We took you through the start of the clothing production process this morning. Now it’s time to finish off the orders and send them off to retailers so that customers like you and I can fab goodies to our wardrobes.

The process below takes care of the “trim” part of CMT (an abbreviation for “cut, make and trim”). To refresh your memories, Karen Kane does the cutting, but the garments are contracted out to nearby sewing rooms to be sewn together.

Garments often come back from sewing rooms in an “almost complete” state. For example, these black knit tops were redelivered to Karen Kane so that the beads could be sewn onto the rosettes by hand, which is precisely what these nice ladies are doing here.

The finished garments also have to be correctly finished off with swing tickets and hangers, which are retailer specific. Garments are still ticketed by hand! The swing ticket is actually an extremely important little piece of card, because it contains not only the brand’s name, the retailers name, size and style number, but also the bar code and SKU number, without which retailers cannot track garments. Think how often you ask a sales assistant to track down a garment for you. It’s possible because of the information on the swing ticket. Sometimes, similar information is available on the sewn in label.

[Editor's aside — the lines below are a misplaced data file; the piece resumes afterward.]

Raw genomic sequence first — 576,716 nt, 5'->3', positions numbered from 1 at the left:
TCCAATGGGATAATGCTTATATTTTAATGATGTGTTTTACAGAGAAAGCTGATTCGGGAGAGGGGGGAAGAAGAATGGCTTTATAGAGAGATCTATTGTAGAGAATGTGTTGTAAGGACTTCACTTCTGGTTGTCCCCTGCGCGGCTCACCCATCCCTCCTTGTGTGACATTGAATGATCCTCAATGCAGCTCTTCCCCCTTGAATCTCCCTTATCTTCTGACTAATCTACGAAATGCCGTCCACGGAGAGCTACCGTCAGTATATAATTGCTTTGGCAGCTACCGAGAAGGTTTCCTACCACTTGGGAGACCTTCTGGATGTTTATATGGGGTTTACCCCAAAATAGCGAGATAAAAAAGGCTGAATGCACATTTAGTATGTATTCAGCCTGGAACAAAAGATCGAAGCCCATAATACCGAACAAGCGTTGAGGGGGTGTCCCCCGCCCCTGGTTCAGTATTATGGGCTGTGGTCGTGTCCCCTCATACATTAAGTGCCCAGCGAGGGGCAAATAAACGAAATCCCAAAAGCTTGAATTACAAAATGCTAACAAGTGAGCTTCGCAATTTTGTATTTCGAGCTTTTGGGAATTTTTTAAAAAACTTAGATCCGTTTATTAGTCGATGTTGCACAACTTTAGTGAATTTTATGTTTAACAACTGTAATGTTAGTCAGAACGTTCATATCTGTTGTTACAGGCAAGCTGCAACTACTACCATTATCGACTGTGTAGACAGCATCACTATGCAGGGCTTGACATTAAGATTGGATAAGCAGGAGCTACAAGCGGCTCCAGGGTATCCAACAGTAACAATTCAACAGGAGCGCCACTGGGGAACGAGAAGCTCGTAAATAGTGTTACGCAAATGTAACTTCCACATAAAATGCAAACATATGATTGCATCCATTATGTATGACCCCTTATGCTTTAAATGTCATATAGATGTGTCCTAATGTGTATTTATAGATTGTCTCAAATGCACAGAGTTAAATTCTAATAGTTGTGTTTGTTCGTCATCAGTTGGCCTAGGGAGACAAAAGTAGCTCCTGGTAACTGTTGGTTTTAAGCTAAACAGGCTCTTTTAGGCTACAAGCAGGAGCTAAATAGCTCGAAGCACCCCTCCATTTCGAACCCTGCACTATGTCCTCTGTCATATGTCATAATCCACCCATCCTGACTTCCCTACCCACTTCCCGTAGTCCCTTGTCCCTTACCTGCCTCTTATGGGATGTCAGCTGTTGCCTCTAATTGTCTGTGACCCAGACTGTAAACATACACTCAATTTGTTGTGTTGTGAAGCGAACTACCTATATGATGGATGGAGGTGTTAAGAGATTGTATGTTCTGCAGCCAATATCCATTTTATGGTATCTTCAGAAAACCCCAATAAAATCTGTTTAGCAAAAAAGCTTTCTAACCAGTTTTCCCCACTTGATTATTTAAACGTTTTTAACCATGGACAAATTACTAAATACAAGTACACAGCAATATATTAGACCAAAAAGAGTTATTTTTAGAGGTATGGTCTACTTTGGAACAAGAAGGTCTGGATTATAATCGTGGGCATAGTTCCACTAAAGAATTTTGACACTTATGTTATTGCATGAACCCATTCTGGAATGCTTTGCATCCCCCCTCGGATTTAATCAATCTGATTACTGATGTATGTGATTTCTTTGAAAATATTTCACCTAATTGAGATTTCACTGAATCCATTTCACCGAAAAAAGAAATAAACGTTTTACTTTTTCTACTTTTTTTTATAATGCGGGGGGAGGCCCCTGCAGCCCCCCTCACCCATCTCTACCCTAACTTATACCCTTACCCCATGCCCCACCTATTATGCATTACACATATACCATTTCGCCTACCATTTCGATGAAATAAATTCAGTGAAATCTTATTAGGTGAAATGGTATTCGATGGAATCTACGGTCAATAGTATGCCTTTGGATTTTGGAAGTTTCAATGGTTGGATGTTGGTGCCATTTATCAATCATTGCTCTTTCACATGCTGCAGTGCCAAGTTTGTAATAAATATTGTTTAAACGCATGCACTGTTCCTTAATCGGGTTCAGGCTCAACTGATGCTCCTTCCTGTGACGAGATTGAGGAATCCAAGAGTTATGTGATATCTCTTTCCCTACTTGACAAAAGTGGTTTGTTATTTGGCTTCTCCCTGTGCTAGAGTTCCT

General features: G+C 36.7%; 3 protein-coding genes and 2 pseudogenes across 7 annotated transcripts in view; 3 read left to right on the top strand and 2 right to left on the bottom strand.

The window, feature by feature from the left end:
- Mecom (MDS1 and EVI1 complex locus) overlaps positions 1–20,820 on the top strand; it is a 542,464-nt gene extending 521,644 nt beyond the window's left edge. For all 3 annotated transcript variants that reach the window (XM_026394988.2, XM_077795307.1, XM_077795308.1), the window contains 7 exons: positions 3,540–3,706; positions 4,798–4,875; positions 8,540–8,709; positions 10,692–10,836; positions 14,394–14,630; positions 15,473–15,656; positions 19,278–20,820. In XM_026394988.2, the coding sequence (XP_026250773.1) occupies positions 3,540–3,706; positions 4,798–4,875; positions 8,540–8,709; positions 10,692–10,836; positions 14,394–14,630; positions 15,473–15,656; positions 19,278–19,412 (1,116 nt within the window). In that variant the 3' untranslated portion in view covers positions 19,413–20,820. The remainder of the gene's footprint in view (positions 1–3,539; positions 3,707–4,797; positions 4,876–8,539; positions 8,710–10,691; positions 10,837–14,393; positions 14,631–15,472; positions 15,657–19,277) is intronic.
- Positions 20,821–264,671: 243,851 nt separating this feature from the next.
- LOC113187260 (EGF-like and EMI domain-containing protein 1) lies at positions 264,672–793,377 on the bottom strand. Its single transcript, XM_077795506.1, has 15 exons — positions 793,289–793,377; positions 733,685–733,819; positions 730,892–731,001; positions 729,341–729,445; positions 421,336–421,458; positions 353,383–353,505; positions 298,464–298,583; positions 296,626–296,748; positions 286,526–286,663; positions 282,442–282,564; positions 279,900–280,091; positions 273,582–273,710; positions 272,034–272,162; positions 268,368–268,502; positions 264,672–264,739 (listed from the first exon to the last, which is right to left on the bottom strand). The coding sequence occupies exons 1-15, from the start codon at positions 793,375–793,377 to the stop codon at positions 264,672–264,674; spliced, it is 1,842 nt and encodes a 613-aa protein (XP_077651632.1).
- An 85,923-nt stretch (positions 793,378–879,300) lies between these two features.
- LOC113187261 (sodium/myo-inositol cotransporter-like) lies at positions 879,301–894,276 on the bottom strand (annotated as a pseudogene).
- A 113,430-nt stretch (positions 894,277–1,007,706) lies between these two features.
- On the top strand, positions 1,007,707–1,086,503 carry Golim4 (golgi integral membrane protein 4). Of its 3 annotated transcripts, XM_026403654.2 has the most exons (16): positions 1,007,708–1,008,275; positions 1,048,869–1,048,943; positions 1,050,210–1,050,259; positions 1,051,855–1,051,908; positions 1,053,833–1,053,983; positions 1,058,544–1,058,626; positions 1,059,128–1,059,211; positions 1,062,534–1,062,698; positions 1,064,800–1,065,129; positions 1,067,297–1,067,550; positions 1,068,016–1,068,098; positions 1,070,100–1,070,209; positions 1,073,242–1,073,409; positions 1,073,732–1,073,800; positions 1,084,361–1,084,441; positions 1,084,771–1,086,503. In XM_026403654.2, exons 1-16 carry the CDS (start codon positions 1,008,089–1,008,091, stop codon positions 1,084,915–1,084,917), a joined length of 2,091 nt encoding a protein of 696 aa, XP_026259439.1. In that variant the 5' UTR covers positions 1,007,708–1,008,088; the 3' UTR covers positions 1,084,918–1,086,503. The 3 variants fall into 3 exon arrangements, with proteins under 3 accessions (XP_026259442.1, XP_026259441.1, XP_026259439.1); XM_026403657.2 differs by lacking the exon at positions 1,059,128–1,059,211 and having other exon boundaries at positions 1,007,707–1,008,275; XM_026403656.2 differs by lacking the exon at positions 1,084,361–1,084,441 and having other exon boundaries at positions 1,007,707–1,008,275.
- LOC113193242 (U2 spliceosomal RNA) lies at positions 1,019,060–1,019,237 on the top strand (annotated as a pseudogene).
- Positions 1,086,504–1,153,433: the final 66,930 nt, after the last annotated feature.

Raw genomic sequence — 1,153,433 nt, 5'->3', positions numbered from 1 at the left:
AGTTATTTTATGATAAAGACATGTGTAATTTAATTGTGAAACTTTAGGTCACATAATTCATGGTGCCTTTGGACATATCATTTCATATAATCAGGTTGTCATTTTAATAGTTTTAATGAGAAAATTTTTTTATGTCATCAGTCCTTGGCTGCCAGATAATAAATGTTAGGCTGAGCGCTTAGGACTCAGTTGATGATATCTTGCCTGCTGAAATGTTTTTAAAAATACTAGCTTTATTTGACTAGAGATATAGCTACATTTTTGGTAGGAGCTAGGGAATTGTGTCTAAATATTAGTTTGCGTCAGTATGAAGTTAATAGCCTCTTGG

These garments are trimmed and ready to go! The Karen Kane label is especially known for it’s short, black knit dresses that drape like a dream — of which I have a few. Here is a style just like that heading for the dispatch area, which as you might have guessed is HUGE.

These garments are also ready to be dispatched. This style is one of Karen Kane’s oldest and best selling items that they produce year after year. It’s a simple nylon/spandex tank top with built up sleeves, available across an assortment of colours. I have one in black and white that I wear all the time.

Finally, the dispatch area, where orders are boxed and shipped to their respective retailers and boutiques. Soon with the launch of Karen Kane’s new online store on 1st July, orders will be shipped from here to another warehouse where they will await your order.

We went back to the main conference room after our tour of the factory facility, where I couldn’t wait to lay my hands on the final sample of the Shearling jacket that I saw being hand cut on the cutting tables only an hour ago. When you like and appreciate the environment in which an item was made, it changes it’s status from great to magical.

Although I’ve visited many a factory floor, it was fun and interesting to see the Karen Kane operation in action. Their facilities are extremely clean, ventilated and organized, which really appeals to the neat-freak in me. The employees are friendly, knowledgeable and helpful, which made the experience even more fab!

This is the fourth in a series of posts sponsored by Karen Kane:

  1. Design at Karen Kane
  2. Karen Kane’s Sample Room
  3. Clothing Production at Karen Kane
  4. Karen Kane’s Trim and Dispatch Departments (this post)
  5. Karen Kane the Family Business

For more information you can follow @Karen_Kane on Twitter or like their page on Facebook.